1. Telegram From the Embassy in Cuba to the Department of State0
2674. Reference: Embassy telegram 2667.1 Note received from Ministry of Foreign Relations at 1:20 a.m. January 3 reading in translation as follows:
Havana, January 2, 1961, Year of Education
Mr. Charge dʼAffaires:
I have the honor to inform you that the Revolutionary Government has decided that under present circumstances the personnel of the Embassy and Consulate of Cuba in the City of Washington, whether diplomatic, consular, or of other character, whatever their nationality, should not exceed eleven persons. Likewise it has decided that the personnel of the Embassy and Consulate of the United States in the city of Habana, whether diplomatic, consular or of other character, whatever their nationality, should likewise be limited to eleven persons.
For the purpose of facilitating the departure of the persons who for this reason must abandon the national territory, a period of 48 hours has been fixed from the time of receipt of this note.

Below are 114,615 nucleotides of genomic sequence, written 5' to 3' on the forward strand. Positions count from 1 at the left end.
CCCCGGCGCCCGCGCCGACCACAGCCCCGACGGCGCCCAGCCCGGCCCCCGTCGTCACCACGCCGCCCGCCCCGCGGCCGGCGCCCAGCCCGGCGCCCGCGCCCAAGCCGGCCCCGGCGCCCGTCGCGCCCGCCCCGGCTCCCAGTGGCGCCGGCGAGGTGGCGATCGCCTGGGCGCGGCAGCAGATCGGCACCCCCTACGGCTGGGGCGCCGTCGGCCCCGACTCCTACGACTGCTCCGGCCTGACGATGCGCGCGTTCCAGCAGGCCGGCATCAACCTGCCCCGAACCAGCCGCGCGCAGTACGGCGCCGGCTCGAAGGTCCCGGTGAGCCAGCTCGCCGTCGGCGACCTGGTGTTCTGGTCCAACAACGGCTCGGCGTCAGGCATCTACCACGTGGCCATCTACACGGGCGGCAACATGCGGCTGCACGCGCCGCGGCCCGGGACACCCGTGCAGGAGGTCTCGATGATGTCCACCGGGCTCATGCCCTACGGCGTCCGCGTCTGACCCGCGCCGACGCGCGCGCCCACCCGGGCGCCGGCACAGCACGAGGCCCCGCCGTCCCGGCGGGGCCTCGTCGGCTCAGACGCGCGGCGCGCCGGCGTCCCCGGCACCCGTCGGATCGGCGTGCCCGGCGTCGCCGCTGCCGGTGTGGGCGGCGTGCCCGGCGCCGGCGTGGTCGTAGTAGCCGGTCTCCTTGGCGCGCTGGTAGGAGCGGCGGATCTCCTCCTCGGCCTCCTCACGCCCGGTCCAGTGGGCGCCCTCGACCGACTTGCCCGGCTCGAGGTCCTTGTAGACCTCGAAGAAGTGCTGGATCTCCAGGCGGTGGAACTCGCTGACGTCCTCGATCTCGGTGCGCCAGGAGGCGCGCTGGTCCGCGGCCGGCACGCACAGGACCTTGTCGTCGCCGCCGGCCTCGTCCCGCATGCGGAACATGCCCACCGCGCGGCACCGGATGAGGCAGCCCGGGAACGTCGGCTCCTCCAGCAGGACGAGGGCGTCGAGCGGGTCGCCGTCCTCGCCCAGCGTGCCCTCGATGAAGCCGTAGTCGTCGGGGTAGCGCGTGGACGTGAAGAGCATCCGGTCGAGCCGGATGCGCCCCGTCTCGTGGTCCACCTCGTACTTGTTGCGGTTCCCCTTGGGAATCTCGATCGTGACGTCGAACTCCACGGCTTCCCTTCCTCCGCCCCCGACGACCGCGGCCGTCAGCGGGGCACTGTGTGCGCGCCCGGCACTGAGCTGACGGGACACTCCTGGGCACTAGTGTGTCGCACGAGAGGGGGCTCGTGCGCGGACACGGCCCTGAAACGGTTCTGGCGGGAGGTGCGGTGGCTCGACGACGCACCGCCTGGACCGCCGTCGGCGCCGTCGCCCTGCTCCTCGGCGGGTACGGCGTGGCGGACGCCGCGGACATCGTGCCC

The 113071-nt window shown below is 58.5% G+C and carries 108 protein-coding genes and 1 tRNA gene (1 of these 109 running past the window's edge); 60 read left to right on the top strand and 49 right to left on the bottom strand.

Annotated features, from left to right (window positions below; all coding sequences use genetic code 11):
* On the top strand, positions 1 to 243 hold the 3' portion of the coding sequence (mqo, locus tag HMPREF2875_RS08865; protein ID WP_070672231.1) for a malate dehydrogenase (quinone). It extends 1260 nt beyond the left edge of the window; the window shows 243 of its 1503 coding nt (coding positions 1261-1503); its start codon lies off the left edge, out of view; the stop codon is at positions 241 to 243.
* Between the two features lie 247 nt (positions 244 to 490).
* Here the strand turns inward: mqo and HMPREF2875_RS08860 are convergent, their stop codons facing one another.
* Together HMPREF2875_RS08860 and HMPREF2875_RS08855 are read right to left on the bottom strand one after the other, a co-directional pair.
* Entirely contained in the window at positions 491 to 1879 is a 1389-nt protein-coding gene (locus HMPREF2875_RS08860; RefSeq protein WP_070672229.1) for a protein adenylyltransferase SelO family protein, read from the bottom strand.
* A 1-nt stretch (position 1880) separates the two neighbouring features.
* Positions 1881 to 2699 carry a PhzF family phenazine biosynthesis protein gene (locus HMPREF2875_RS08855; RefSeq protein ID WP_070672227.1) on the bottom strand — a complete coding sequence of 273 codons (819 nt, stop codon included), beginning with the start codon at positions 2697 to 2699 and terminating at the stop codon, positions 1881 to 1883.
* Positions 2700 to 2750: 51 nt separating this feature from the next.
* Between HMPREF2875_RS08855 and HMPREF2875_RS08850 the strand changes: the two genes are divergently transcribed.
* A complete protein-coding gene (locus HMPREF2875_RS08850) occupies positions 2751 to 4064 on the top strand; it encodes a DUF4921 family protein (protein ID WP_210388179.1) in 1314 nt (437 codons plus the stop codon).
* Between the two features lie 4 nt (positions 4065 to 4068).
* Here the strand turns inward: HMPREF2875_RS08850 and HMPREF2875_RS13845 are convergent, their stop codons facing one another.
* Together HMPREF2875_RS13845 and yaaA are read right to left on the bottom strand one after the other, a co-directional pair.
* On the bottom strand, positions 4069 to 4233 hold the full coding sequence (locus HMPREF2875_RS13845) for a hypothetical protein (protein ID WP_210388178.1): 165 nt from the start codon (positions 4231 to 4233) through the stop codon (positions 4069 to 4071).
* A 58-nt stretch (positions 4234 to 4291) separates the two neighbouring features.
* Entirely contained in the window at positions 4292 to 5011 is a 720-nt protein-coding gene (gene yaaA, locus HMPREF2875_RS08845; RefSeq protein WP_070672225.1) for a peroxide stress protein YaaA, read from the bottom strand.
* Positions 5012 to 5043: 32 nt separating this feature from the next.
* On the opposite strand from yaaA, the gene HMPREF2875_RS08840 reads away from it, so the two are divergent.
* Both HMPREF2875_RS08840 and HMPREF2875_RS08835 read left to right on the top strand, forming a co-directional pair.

I take the opportunity, Mr. Charge dʼAffaires, to reiterate to you the assurance of my reciprocity of your considerations.2
Signed Carlos Olivares.
- Source: Eisenhower Library, Project Clean Up, Cuba. Official Use Only; Niact.↩
- In telegram 2667 from Havana, January 2, Charge Daniel M. Braddock reported that Castro had just announced that his government had decided that the United States would not be allowed to have a greater number of diplomatic personnel in Cuba than Cuba maintained in the United States. Castro indicated that if all the U.S. officials remaining in Cuba decided to leave that would be “perfectly all right with us.” He added that “90 percent of functionaries are spies anyway.” (Ibid.)↩
- Braddock assessed the Cuban note and its impact in telegram 2675 from Havana, January 3. His conclusion was that it would be impossible to maintain a useful operation at the level authorized by the Cuban Government. Braddock recommended that the United States respond by breaking relations immediately. (Ibid.) The note is also printed in Department of State Bulletin, January 23, 1961, p. 104.↩